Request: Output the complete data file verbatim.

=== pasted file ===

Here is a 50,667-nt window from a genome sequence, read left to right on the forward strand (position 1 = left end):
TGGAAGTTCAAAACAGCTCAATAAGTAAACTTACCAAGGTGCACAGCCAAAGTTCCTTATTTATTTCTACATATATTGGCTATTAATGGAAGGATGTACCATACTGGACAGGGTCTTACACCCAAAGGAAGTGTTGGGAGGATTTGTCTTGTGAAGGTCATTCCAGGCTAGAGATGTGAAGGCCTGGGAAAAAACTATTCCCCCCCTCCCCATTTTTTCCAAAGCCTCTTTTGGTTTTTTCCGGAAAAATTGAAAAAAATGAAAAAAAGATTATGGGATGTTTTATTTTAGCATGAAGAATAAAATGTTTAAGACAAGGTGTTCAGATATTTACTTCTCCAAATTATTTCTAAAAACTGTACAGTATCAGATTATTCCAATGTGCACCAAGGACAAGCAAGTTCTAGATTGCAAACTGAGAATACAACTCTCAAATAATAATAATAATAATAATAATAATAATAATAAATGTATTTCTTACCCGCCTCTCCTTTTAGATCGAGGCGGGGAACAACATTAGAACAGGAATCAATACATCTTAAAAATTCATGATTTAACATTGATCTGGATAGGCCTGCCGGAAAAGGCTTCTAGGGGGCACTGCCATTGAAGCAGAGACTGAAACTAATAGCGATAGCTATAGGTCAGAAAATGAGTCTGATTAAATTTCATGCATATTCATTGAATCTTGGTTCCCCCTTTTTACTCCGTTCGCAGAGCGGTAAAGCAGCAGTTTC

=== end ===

Here is a 50,667-nt window from a genome sequence, read left to right on the forward strand (position 1 = left end):
TGGAAGTTCAAAACAGCTCAATAAGTAAACTTACCAAGGTGCACAGCCAAAGTTCCTTATTTATTTCTACATATATTGGCTATTAATGGAAGGATGTACCATACTGGACAGGGTCTTACACCCAAAGGAAGTGTTGGGAGGATTTGTCTTGTGAAGGTCATTCCAGGCTAGAGATGTGAAGGCCTGGGAAAAAACTATTCCCCCCCTCCCCATTTTTTCCAAAGCCTCTTTTGGTTTTTTCCGGAAAAATTGAAAAAAATGAAAAAAAGATTATGGGATGTTTTATTTTAGCATGAAGAATAAAATGTTTAAGACAAGGTGTTCAGATATTTACTTCTCCAAATTATTTCTAAAAACTGTACAGTATCAGATTATTCCAATGTGCACCAAGGACAAGCAAGTTCTAGATTGCAAACTGAGAATACAACTCTCAAATAATAATAATAATAATAATAATAATAATAATAAATGTATTTCTTACCCGCCTCTCCTTTTAGATCGAGGCGGGGAACAACATTAGAACAGGAATCAATACATCTTAAAAATTCATGATTTAACATTGATCTGGATAGGCCTGCCGGAAAAGGCTTCTAGGGGGCACTGCCATTGAAGCAGAGACTGAAACTAATAGCGATAGCTATAGGTCAGAAAATGAGTCTGATTAAATTTCATGCATATTCATTGAATCTTGGTTCCCCCTTTTTACTCCGTTCGCAGAGCGGTAAAGCAGCAGTTTC